Nevertheless, the film subtly conveys the understanding that this idea of coexistence with nature is not solely Miyazaki’s creation but derives substantially from the Japanese spiritual tradition. Religious iconography—including Torii, Buddhist statues of Jizo (Ksitigarbha), and statues of the Shinto fox-god Inari—can be found throughout the film, and the fact that the Totoros reside inside a sacred camphor tree suggests that these fictional beings should be regarded as a new addition to this religious constellation. The film’s allusion to Japan’s Shinto beliefs, which are merged indistinguishably with Buddhism, is not for promoting a state religion that divinizes the imperial family as descendants of the sun-goddess Amaterasu but for embedding into everyday [End Page 154] practice the value of the ancient folk animism that shows reverence for nature, predicating that humans are living under the protection of deities in nature. Repeatedly, the characters often seek help from and show their gratitude to divinities: Satsuki asks a statue of Jizo if she and her sister may take shelter from the rain in the roofed shrine; the father takes the sisters to the camphor tree to express gratitude for their smooth settlement in the village; Granny says a Buddhist chant to pray for Mei’s safety when the child sets out for the hospital on her own; and Mei rests by the side of six statues of Jizo when she realizes that she is completely lost. By identifying divinity in every aspect of nature, the Shinto tradition advocates both respect and discretion toward nature, and it encourages people to be grateful for the blessings bestowed by the natural environment.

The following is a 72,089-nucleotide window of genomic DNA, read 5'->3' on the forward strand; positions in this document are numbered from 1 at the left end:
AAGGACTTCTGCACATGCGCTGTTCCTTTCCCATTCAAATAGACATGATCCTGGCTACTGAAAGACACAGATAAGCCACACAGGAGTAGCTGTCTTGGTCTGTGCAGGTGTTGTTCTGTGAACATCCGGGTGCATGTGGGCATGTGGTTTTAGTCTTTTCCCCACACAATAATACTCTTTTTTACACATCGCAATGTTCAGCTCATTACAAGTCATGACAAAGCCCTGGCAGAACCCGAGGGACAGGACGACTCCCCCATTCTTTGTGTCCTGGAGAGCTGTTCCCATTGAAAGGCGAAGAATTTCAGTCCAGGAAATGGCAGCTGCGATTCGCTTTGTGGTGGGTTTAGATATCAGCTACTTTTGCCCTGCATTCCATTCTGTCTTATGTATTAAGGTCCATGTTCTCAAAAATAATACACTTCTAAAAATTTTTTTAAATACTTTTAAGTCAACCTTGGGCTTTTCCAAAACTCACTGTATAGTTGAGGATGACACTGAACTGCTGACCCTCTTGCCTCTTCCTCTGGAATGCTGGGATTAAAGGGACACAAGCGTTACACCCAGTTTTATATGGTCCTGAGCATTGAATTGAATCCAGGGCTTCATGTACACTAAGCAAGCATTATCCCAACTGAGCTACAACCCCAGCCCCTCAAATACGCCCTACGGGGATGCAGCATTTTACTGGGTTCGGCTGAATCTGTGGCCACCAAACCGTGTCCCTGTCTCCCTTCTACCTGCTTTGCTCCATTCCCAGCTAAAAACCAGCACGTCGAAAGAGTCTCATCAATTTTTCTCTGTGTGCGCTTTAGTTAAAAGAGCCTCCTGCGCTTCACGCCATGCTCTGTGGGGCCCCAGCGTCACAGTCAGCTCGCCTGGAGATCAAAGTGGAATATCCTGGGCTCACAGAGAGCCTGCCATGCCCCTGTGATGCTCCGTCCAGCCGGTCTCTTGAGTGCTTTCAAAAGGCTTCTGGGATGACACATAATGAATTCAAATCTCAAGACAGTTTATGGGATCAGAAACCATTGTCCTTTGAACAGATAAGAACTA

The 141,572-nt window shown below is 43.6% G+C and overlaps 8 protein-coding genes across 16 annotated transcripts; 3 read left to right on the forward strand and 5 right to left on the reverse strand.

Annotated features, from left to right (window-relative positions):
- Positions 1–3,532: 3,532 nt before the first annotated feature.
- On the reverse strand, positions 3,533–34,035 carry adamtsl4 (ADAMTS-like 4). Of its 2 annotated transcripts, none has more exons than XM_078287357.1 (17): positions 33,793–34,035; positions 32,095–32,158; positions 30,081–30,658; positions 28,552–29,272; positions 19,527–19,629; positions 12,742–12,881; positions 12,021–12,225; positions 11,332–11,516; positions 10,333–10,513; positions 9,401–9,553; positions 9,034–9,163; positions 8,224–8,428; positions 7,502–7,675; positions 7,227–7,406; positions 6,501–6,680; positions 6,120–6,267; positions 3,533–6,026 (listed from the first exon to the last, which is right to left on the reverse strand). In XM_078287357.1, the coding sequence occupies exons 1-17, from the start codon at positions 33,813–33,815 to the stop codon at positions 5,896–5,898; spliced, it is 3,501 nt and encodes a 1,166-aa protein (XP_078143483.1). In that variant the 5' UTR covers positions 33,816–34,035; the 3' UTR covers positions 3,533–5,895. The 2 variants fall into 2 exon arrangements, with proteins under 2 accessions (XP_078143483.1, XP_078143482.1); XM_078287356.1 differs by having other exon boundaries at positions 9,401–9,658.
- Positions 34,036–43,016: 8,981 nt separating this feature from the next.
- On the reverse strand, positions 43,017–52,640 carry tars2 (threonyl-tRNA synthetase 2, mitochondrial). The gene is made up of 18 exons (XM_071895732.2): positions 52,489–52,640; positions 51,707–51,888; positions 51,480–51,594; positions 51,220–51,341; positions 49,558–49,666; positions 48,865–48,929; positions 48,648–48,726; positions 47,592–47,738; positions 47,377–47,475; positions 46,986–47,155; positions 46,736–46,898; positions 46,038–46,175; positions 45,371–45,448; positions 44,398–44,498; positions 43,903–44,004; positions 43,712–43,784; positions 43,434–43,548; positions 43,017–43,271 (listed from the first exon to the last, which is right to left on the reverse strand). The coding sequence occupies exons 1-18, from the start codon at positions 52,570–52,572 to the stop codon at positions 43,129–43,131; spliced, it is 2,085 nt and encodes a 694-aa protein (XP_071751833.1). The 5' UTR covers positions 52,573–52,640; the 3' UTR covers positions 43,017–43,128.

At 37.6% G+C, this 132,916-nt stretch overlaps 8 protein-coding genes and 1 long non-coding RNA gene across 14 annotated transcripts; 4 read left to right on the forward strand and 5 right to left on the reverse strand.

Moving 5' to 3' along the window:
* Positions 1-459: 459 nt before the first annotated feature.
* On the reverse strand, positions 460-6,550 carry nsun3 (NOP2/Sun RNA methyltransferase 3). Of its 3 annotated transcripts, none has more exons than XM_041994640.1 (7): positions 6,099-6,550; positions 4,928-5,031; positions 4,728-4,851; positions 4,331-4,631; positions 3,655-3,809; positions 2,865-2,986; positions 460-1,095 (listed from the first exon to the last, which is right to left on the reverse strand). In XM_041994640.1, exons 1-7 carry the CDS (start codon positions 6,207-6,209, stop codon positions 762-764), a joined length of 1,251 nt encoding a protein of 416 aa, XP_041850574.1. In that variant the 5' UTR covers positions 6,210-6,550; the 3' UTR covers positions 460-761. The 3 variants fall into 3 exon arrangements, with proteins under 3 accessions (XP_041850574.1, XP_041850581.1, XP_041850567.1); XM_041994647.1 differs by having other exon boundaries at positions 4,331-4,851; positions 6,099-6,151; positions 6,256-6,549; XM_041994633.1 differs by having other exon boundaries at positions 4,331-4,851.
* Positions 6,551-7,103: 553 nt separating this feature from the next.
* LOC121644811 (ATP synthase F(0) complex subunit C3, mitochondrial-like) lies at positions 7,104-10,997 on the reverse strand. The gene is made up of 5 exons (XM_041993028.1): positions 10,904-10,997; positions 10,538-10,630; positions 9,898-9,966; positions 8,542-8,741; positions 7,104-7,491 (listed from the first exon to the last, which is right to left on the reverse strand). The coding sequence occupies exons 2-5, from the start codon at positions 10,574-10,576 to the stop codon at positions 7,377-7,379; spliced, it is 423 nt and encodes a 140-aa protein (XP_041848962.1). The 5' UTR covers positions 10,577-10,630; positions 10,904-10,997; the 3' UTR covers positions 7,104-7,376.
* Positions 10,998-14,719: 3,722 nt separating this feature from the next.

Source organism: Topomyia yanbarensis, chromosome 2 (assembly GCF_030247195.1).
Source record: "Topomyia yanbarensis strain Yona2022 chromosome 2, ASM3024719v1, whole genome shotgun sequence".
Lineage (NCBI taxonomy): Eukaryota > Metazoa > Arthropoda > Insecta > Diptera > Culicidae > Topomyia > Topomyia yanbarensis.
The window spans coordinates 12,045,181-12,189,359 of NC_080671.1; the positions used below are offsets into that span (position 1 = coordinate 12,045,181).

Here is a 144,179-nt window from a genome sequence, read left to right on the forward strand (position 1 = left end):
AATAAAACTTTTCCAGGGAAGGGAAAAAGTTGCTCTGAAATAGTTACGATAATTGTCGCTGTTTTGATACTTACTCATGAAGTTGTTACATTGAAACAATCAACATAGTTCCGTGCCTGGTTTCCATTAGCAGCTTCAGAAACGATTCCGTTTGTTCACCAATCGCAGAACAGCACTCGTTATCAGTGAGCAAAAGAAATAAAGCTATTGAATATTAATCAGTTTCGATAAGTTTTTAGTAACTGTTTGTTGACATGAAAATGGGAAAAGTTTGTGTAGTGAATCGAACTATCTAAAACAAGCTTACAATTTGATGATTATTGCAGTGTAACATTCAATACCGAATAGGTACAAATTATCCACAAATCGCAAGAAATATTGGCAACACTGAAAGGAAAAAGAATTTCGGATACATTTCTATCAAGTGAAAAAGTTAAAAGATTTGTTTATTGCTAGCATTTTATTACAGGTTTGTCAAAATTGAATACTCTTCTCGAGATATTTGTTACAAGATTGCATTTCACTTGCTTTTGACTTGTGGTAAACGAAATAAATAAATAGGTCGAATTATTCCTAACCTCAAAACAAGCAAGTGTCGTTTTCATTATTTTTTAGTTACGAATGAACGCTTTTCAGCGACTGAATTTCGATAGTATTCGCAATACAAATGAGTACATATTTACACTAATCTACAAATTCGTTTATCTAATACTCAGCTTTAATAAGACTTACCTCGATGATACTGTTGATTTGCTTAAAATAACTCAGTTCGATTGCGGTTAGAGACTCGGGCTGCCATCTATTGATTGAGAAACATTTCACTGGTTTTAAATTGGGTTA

Significantly, however, Miyazaki does more than simply allude to Japan’s spiritual tradition; he reconfigures that tradition in the context of modern environmental concerns. As Antonia Levi maintains in reference to Princess Mononoke, Shinto’s animist view of nature differs considerably from the philosophy behind today’s environmental movements.5 Shinto positions humans as having little control over nature. With human life at the mercy of the will of the gods, the most that humans can do is to appease them with rituals and prayers in order to avoid the wrath of gods appearing in the form of natural disasters. Modern environmental concerns, by contrast, stem from the notion that humans have foolishly exercised too much control over nature, so much so that nature is now endangered. In contrast to Shinto’s awe of nature, Levi argues, “environmentalism fears humanity, not nature.”6 While continuing to present nature as a site of healing, Miyazaki has, increasingly in his later films, such as Princess Mononoke, been putting focus on how humans have estranged themselves from their natural environment or have endangered the ecological harmony, especially as a consequence of their wars and their desire for development.